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Annual Lifecycle of a Seabird – A spring feast: life at a breeding colony

As winter comes to an end, the awakening of spring announces the return of seabirds to their bustling breeding grounds.

This is the second in a series of articles exploring the different stages of a seabird’s annual lifecycle. 
Written By Antonio Vulcano & Daniel Mitchell 

These colonies gradually come alive with the arrival of the birds, as they embark on their pre-breeding migration, a faster journey compared to their autumn migration. The urge to mate and secure a spot on the busy cliffs drives them back to their colonies, with species like the Yelkouan Shearwater (Puffinus yelkouan) even returning as early as the winter months. 

After leading a solitary life at sea during winter, many seabird species reunite with their lifelong partners upon reaching their colonies. Several species exhibit strong philopatric tendencies, meaning they return to the colony where they were born. Monogamous species like the Northern Gannet (Morus bassanus) strengthen their pair bonds through a behaviour known as ‘fencing’, – rubbing their bills back and forth.  

In the Netherlands, the Lesser Black-backed Gulls (Larus fuscus), that migrate longer distances, arrive later compared to the migrating birds covering shorter distances. However, they still manage to synchronize their breeding activities with the rest of the colony, resulting in a shorter pre-laying period. This shorter period does not impact the egg volume or hatching success.

In a study focused on the breeding of Yelkouan Shearwaters in Malta, it was observed that females undertake longer and more distant journeys during this crucial pre-laying period, known as exodus, compared to males.

Breeding synchrony and egg-laying in colonial seabirds are driven by social benefits such as tranquillity and reduced stress levels. The timing of egg-laying varies among species and populations within the same species across their range. 

Producing an egg requires an abundance of nutrients. Acquiring calcium, which is necessary for the shell, is particularly challenging, especially on short notice. Seabirds like guillemots, can easily secure the extra calcium carbonate they need by eating their animal prey whole.  

In many seabird species, male and female birds take turns incubating the egg. The brood patch, an area of skin from which feathers are lost just before egg-laying, serves as a heat source to maintain the right temperature for the developing egg. The length of the incubation period varies among species. Shearwaters, for example, have longer incubation periods as the embryo inside the egg grows slowly due to the scarcity of food near the colony. While shearwaters typically lay only one egg, gulls and terns can lay between two and five eggs. Among European seabirds, the Common Guillemot (Uria algae) stands out with its pointed-shaped eggs, an adaptation that prevents them from rolling off the precarious breeding ledges on cliffs.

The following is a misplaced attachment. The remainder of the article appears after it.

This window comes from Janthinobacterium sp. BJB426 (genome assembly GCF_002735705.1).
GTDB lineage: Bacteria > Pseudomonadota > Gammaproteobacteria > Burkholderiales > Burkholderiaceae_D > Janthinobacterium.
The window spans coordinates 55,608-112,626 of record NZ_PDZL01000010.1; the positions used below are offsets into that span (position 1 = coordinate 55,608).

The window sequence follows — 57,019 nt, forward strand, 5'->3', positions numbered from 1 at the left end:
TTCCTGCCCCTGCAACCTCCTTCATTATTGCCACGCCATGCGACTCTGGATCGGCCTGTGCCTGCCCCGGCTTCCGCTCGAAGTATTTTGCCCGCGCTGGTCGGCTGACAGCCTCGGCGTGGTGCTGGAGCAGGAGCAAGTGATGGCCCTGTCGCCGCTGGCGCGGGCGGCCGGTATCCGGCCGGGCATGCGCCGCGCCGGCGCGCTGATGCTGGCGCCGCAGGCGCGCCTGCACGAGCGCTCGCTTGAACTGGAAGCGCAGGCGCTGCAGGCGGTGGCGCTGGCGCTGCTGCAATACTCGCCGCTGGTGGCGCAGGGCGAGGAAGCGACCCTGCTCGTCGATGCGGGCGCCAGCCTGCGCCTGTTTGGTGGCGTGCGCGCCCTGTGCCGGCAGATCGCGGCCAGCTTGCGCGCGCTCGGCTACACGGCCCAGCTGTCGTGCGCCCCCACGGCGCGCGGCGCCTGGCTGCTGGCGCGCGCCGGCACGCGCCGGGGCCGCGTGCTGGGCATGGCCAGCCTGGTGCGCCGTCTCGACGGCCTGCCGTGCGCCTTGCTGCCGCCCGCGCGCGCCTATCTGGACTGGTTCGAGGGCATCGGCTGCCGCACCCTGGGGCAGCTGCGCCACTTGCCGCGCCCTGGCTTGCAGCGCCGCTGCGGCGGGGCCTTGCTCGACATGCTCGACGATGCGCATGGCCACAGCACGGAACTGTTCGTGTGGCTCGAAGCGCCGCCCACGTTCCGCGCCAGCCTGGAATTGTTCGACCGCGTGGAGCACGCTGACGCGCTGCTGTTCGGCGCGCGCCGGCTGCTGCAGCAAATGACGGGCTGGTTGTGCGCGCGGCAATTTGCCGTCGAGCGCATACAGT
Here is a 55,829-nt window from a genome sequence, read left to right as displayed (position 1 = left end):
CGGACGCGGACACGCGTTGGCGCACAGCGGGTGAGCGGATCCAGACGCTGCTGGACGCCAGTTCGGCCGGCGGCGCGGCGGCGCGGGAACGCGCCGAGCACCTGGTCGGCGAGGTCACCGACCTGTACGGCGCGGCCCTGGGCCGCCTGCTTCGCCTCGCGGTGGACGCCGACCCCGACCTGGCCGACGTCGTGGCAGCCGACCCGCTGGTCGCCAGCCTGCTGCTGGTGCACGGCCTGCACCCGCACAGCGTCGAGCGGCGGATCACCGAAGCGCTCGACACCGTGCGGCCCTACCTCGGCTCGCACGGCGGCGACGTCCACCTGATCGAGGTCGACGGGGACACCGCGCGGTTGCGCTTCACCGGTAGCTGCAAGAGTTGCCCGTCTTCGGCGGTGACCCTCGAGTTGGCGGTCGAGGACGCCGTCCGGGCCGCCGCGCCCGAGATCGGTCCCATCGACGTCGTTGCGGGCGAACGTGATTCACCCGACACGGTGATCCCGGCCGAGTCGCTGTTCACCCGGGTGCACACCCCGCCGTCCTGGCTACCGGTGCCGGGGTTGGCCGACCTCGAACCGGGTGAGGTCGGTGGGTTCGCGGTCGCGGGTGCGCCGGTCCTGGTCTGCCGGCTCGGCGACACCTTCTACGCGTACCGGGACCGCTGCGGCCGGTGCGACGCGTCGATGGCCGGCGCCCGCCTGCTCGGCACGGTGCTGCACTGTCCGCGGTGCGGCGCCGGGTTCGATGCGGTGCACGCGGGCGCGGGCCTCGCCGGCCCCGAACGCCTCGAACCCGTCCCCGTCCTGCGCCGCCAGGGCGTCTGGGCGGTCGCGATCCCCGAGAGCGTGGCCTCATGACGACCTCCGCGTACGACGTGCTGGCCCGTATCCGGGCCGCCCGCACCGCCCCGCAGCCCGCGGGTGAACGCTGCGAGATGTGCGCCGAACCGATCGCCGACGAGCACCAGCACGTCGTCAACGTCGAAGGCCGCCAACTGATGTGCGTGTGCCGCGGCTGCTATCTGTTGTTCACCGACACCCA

Hatching marks the pinnacle of the incubation process, with the chick breaking out of the shell using a small, hardened structure at the tip of its beak called an egg tooth. In colonial species like guillemots, which live in incredibly dense populations without nests, the chick and its parents must recognize each other’s voices even before hatching.  


Once seabirds return to their breeding sites to lay their eggs, they become vulnerable to land-based threats such as natural predators and invasive alien species. Mice, rats, and cats pose the most significant threat to seabirds globally, affecting a large number of species (165 across various threatened groups). These predators can easily prey on eggs, chicks, and sometimes even adult seabirds. 

Over the past decade, several countries in Europe have undertaken eradication programs and implemented biosecurity measures to prevent the re-invasion of invasive alien species. Notably, our UK Partner, the RSPB recently completed a project that significantly improved the biosecurity on 42 of the UK’s seabird Special Protection Area (SPA) islands through collaborations among island communities, businesses, managers, landowners, conservation organizations, and statutory bodies. In Croatia, our Partner BIOM led a project to eradicate and control rats on important seabird colonies in the Lastovo Archipelago. This initiative resulted in an overall increase in breeding success for Yelkouan and Scopoli’s Shearwaters (Calonectris diomedea).  

Not only on land, seabirds also encounter dangers at sea while foraging throughout the various breeding stages, including pre-laying and incubation. Bycatch, the unintentional capture of seabirds by fishing gear, remains a major threat with an estimated 200,000 fatal interactions occurring annually in Europe alone. Human activities at sea, such as shipping and offshore wind farms, further exert pressure on already threatened or declining seabird populations.  

Moreover, the recent outbreak of Highly Pathogenic Avian Influenza has had devastating effects on numerous seabird species, particularly in the northern regions of the continent. Black-headed Gulls (Larus ridibundus) continue to be significantly affected. 

To make sure our precious seabird populations bounce back, we must restrict harmful activities and protect their key habitats both in the ocean and on land.

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Typical Breeding Seabird Annual Lifecycle 

Image credits: Northern gannet – Morus bassanus ©JaklZdenek

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